At this time, clinical management of patients with TBI presenting with psychiatric or behavioral symptoms continues to focus on careful assessment and treatment of comorbid psychiatric disorders, followed by tailored treatment of residual or distinct TBI-related symptoms.52 As discussed, beta-blockers can be used to target agitation, restlessness, and aggression; mood stabilizers (particularly VPA) for impulsivity, irritability, agitation, and aggression; however antipsychotics should generally be reserved for short-term use of severe, violent, or assaultive aggression. Close monitoring of any emergent depressive symptoms is important given the high prevalence of this disorder post-TBI, and its consequences on quality of life, functional outcome, and recovery. While bipolar disorder is an infrequent complication of TBI, many patients with bipolar disorder have a history of TBI. The overlap with TBI-related behavioral symptoms (eg, mood lability, irritability, impulsivity) and those of mania can pose a diagnostic challenge, yet accurate diagnosis has significantly treatment implications. Management of depression and bipolar disorders in patients with a history of TBI largely follows the same standard treatment recommendations as in neurologically intact patient populations, with the exception of a greater focus on tolerability and safety, and avoidance of some medications in certain patients.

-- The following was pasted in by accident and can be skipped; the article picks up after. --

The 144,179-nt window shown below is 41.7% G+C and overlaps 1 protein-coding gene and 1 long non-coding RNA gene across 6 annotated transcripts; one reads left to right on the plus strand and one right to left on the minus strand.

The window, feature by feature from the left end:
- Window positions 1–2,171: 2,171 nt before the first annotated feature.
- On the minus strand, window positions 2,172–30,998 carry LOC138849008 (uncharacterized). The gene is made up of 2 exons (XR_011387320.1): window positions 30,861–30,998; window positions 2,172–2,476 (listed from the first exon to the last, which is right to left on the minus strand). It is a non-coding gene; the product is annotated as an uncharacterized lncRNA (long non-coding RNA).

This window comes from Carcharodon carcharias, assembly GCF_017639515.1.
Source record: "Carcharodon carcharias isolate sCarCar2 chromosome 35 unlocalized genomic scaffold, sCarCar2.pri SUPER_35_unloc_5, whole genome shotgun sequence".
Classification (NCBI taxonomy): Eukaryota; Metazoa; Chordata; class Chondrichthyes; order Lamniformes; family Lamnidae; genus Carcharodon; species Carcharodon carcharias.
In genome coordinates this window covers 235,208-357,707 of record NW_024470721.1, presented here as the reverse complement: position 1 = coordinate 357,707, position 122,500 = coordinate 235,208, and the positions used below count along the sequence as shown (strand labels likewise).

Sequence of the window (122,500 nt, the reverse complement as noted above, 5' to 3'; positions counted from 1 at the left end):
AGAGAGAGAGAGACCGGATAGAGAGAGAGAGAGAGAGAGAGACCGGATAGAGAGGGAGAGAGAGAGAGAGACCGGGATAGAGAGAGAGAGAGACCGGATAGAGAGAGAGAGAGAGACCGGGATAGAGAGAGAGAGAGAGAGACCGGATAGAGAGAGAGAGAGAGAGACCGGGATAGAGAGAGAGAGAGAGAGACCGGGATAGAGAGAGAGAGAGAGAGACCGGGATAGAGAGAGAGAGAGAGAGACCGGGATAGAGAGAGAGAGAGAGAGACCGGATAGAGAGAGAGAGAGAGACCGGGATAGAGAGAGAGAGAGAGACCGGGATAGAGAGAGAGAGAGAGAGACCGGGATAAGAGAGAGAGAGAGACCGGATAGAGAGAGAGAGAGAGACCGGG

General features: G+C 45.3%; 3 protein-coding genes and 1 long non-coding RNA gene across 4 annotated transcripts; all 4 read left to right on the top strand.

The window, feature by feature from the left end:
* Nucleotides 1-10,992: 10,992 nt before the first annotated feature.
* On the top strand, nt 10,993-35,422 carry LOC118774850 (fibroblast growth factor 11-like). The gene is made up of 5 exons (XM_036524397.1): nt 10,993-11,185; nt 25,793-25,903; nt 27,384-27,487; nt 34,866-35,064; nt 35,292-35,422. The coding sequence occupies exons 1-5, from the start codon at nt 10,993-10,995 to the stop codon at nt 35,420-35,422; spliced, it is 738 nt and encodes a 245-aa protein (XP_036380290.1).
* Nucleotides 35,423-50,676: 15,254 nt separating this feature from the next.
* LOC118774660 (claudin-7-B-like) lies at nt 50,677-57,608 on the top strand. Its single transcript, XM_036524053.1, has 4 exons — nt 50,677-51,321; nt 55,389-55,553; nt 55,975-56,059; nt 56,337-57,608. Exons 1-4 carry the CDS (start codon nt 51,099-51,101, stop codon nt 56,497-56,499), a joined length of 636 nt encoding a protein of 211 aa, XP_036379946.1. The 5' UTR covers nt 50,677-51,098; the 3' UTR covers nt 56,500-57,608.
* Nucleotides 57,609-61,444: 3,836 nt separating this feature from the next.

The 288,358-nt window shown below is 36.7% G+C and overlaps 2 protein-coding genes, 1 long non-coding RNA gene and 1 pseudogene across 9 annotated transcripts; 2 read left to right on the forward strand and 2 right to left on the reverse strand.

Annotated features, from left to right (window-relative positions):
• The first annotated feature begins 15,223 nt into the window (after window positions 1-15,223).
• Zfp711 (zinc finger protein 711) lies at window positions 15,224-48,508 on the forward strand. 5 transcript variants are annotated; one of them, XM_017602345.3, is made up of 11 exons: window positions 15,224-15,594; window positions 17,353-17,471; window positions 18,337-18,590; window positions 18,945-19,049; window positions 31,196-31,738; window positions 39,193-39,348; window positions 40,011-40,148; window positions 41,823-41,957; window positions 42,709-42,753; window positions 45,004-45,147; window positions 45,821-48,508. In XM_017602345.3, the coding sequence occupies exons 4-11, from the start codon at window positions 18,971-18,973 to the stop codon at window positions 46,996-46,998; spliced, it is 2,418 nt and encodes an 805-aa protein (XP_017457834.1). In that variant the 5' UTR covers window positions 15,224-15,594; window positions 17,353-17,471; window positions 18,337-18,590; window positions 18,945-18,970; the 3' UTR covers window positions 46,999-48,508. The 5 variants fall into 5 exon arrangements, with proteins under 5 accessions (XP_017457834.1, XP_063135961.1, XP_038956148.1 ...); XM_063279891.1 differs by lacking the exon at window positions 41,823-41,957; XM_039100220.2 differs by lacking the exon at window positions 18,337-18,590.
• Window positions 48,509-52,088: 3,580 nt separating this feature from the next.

Disclosures: I have nothing personal to disclose. Psychopharmacology Pearls are review articles intended to highlight both the evidence base available and/or controversial areas of clinical care for psychiatric and neurologic conditions as well as strategies of clinical decision-making used by expert clinicians. As pearls, articles reflect the views and practice of each author as substantiated with evidence-based facts as well as opinion and experience. Articles are edited by members of the Psychopharmacology Pearls Editorial Board as well as peer reviewed by MHC reviewers. This article was developed as part of the 2020 Psychopharmacology Pearls product for BCPP recertification credit. The course information and testing center is at https://cpnp.org/415126.